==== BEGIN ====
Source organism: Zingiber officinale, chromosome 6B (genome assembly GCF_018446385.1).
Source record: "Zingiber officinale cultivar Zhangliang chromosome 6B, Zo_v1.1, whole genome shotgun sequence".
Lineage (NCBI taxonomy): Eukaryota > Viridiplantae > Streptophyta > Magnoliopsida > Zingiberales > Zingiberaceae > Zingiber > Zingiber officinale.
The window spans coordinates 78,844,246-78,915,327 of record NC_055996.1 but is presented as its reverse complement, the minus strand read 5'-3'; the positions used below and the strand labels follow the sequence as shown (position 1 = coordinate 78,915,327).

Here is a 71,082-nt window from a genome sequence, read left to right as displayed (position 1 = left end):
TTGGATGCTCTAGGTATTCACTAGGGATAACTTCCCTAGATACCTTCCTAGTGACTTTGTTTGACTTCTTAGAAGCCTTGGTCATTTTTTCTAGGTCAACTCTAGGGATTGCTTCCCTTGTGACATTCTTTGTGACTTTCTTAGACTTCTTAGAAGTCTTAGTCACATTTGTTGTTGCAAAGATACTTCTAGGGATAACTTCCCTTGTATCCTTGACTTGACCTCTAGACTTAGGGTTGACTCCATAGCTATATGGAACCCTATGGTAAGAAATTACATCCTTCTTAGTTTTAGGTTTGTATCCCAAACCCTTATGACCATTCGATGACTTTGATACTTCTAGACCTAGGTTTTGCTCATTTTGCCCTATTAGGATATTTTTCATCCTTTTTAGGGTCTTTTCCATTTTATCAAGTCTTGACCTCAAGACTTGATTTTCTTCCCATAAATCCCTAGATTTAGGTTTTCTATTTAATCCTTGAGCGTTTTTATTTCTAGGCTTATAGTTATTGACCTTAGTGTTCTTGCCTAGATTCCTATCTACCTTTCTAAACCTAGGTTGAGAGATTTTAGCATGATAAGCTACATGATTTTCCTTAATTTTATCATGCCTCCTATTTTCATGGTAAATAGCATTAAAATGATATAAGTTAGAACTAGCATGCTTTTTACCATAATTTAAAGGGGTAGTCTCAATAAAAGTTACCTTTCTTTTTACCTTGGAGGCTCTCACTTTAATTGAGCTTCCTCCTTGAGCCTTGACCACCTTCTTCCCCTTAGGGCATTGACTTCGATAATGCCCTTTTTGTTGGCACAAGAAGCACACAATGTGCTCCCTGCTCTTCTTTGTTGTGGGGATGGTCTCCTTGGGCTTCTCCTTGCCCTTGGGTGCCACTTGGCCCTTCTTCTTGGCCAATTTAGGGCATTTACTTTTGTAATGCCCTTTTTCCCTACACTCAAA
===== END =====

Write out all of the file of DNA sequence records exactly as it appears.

Source organism: Zingiber officinale, chromosome 6B (genome assembly GCF_018446385.1).
Source record: "Zingiber officinale cultivar Zhangliang chromosome 6B, Zo_v1.1, whole genome shotgun sequence".
Lineage (NCBI taxonomy): Eukaryota > Viridiplantae > Streptophyta > Magnoliopsida > Zingiberales > Zingiberaceae > Zingiber > Zingiber officinale.
The window spans coordinates 78,844,246-78,915,327 of record NC_055996.1 but is presented as its reverse complement, the minus strand read 5'-3'; the positions used below and the strand labels follow the sequence as shown (position 1 = coordinate 78,915,327).

Here is a 71,082-nt window from a genome sequence, read left to right as displayed (position 1 = left end):
TTGGATGCTCTAGGTATTCACTAGGGATAACTTCCCTAGATACCTTCCTAGTGACTTTGTTTGACTTCTTAGAAGCCTTGGTCATTTTTTCTAGGTCAACTCTAGGGATTGCTTCCCTTGTGACATTCTTTGTGACTTTCTTAGACTTCTTAGAAGTCTTAGTCACATTTGTTGTTGCAAAGATACTTCTAGGGATAACTTCCCTTGTATCCTTGACTTGACCTCTAGACTTAGGGTTGACTCCATAGCTATATGGAACCCTATGGTAAGAAATTACATCCTTCTTAGTTTTAGGTTTGTATCCCAAACCCTTATGACCATTCGATGACTTTGATACTTCTAGACCTAGGTTTTGCTCATTTTGCCCTATTAGGATATTTTTCATCCTTTTTAGGGTCTTTTCCATTTTATCAAGTCTTGACCTCAAGACTTGATTTTCTTCCCATAAATCCCTAGATTTAGGTTTTCTATTTAATCCTTGAGCGTTTTTATTTCTAGGCTTATAGTTATTGACCTTAGTGTTCTTGCCTAGATTCCTATCTACCTTTCTAAACCTAGGTTGAGAGATTTTAGCATGATAAGCTACATGATTTTCCTTAATTTTATCATGCCTCCTATTTTCATGGTAAATAGCATTAAAATGATATAAGTTAGAACTAGCATGCTTTTTACCATAATTTAAAGGGGTAGTCTCAATAAAAGTTACCTTTCTTTTTACCTTGGAGGCTCTCACTTTAATTGAGCTTCCTCCTTGAGCCTTGACCACCTTCTTCCCCTTAGGGCATTGACTTCGATAATGCCCTTTTTGTTGGCACAAGAAGCACACAATGTGCTCCCTGCTCTTCTTTGTTGTGGGGATGGTCTCCTTGGGCTTCTCCTTGCCCTTGGGTGCCACTTGGCCCTTCTTCTTGGCCAATTTAGGGCATTTACTTTTGTAATGCCCTTTTTCCCTACACTCAAA